January 2022 Sesshin, Day 2: Nothing Special: Living Zen by Charlotte Joko Beck
8:55PM Jan 18, 2022
This is the second day of this January 2022 Rohatusu seven day sesshin. And I'm going to read again this morning from a book of talks by Charlotte Joko Beck entitled Nothing Special - subtitle Living Zen
I don't know if I mentioned yesterday that Joko was a Zen teacher at the Zen Center of San Diego and a student of Maezumi Roshi's in Los Angeles.
No longer alive, but her words sure are.
I'm going to begin with a talk a section that's entitled The Fall. And it goes like this. There was once a man who climbed to the top of a 10 storey building, and jumped off. As he passed the fifth floor on his way down, he was heard to say, so far, so good. We laugh at the man, because we see what's coming up for him in a moment. How can he say he's doing well, so far? What's the difference? Between the second one he is at the fifth floor, and the second just before he hits the pavement. The second before hitting the pavement is what most of us would call a crisis. If we think that we have only a few minutes or days before we die, most of us would say this is a crisis. On the other hand, if our days are proceeding normally the usual job, usual people, the usual tasks, life may not seem wonderful, but at least we're used to it. At such times, we don't feel we're in a crisis. And we may not feel impelled to practice with diligence. Let's look at the suppose difference between crisis and non crisis.
So sheen, is an artificial crisis. When we commit ourselves to a retreat, we have to stay in struggle with a difficult situation. We do and everyone with us does. So Shane, we do together even even via zoom, are all doing sesshin together. By the end of the retreat, most of us have gone through the crisis, at least enough so that we see our life somewhat differently. It's sad, that we don't understand that each moment of our lives, drinking a cup of coffee, walking down the street to pick up a paper, is it? Why don't we grasp that truth? We don't get it. Because our little minds think that this second that we're living as hundreds of 1000s of seconds that preceded it. And hundreds of 1000s of seconds still to come. So we turn away from truly living our life
it's that old Been there done that
one of the things that happens in practice is you realize, no, I've never been here I've never done this
she says instead, instead of grasping the truth, this moment is it instead of living in this moment, instead what we do. Instead, we do what human beings spend all their time doing, which is a complete waste of time. We try mentally to scheme so that we will never have to suffer through a crisis. We spend all of our energies trying to be liked. Successful, nice, agreeable. assertive, or non assertive, depending on what we think will do it for us. We have schemes
most of our energies go into these schemes as we try to handle our life so that we never hit the bottom. That's why it's so wonderful to get close to that bottom. That's why people who are seriously ill, or who have a devastating circumstance in their life lives often wake up. It was a in the 19th century, the 1800s of British clergyman named Sidney Smith, who said, there is not the least use preaching to anyone, unless you chance to catch the mail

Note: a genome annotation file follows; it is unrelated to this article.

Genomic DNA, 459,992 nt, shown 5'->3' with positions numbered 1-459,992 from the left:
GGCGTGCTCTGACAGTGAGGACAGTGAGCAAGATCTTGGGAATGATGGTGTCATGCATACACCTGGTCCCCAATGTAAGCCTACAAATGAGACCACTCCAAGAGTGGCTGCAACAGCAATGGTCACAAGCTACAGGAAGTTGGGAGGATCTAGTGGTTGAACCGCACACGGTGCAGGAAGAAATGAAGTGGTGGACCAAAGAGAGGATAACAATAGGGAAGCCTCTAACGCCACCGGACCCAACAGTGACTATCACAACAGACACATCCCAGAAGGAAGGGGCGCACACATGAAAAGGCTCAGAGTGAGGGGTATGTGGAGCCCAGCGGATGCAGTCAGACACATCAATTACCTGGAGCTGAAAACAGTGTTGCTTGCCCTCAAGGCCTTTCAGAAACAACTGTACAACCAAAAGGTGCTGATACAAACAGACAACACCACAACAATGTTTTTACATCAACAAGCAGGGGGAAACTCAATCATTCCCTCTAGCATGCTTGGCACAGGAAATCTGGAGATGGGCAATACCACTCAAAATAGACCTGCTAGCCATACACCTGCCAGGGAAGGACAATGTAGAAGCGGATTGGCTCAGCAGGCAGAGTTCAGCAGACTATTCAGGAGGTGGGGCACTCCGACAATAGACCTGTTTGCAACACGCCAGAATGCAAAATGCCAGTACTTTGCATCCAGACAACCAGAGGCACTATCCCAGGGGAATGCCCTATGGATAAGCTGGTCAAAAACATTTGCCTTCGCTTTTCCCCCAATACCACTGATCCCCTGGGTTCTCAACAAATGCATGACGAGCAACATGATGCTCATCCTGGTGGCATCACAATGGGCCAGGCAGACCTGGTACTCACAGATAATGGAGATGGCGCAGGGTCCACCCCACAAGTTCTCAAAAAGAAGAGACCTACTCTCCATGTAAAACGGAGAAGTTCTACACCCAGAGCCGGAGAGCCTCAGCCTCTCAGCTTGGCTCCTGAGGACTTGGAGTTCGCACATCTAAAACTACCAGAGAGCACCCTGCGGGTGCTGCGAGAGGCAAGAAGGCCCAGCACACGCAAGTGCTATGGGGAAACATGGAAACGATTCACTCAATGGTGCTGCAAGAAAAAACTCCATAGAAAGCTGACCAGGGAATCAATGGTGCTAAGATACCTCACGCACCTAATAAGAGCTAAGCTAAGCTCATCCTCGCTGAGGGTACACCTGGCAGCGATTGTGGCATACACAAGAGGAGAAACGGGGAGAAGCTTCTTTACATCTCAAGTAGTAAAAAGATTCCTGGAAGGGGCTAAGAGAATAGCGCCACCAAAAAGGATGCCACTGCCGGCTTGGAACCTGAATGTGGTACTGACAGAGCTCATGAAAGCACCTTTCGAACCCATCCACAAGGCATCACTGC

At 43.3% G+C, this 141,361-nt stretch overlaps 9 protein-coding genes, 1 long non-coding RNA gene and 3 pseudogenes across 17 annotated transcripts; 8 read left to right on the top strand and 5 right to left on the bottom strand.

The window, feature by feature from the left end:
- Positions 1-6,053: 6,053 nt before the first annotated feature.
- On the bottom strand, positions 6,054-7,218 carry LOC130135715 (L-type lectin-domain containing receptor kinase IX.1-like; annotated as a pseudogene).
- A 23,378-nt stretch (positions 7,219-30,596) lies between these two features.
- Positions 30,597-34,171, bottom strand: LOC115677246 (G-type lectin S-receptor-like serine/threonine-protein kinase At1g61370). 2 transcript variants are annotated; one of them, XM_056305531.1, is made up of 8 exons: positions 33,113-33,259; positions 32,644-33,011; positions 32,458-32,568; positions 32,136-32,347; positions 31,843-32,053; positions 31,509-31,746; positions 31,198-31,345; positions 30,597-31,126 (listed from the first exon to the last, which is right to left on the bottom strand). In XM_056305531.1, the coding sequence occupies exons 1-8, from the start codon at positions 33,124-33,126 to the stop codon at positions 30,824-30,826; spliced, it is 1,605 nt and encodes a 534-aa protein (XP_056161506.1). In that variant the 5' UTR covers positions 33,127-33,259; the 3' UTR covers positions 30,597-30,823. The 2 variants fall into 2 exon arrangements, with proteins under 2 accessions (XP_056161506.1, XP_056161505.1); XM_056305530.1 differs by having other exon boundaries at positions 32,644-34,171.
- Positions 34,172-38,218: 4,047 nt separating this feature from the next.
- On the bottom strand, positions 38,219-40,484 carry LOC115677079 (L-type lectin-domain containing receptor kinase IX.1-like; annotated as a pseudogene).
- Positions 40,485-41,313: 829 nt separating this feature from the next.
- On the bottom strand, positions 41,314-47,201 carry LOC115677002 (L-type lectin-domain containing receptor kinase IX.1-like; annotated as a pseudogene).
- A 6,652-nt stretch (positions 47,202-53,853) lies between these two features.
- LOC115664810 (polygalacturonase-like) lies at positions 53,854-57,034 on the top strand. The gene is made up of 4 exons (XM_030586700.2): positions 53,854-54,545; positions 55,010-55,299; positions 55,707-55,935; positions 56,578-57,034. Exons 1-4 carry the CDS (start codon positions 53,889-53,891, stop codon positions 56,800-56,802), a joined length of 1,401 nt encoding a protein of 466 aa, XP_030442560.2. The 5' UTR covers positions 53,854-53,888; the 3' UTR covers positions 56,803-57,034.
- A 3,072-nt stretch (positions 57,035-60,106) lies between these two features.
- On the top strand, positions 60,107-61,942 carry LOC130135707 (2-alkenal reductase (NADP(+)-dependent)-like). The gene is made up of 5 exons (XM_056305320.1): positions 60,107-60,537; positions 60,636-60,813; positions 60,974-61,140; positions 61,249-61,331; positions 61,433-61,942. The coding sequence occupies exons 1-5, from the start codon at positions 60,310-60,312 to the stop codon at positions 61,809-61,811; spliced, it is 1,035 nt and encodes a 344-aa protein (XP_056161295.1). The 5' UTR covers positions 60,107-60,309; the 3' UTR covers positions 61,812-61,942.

the nature of setbacks, that they allow us to break out of the sense that everything is going to go along the way it's always gone. We can afford to coast put ourselves on automatic pilot and indulge in our favorite thing which is scanning the horizon for threats and rewards.
A lot of people if they think back on the things that made a big difference in their lives, often it was the bad things that helped them to turn a corner. realize something new I know for me, one of the luckiest things that ever happened to me was the police lights in my rearview mirror when I got pulled up over for driving while drunk. Even within a day or two, I realized okay, this is good. Something here is happening many people a huge turnaround comes on their deathbed.
We're all headed towards our deathbed. We're all falling past the fifth floor. And we're all going so far so good.
This business about the various strategies that we try being trying to be liked trying to be successful, nice, agreeable, assertive or non assertive depending on what we think will do it for us. It's interesting to see how we like to present ourselves and understand how much of that is just reflexive. Joko calls it a strategy is if we sat down and thought it out, maybe it might be more accurate to just say it's the pattern that we frozen into. Going back to who knows when we were little children trying to deal with a world that didn't give us what we wanted and could get seriously scary. We all have our own versions of these things
when that she doesn't mention is is zoning out for a lot of people that's their that's their escape mechanism to stop feeling
she says that's why people who are seriously ill or who have a devastating circumstance in their lives often wake up, wake up to what what do we wake up to? And a student offers to the President Joko says yes, and what else? Another student to impermanence, impermanence. All right, that's true to our bodily sensations. Yes, and more than that, we wake up to what finally the wonder of doll and she says the wonder of this second when this second is not me or anything else, but just Oh, and that doesn't mean some giant emotion but just that all of our worries are non existent.
So is what we can access in So Shane so much more easily. Especially as the days go on. strategies get shredded a little bit.
People often comment about how long it takes them to settle in, in terms of days with the sesshin, but also just in a round or a new block of sitting.
Because we have left, we left the moment get up off the mat, it's so easy to go back into our automatic habits. It's really what we're working on. It's one of the reasons sesshin is so wonderful because we make this effort all day, all night. Doesn't have to be tortured. Don't have to twist ourselves into a knot. Just have to be awake, to have to be aware. It's the simplest thing it doesn't require any kind of strain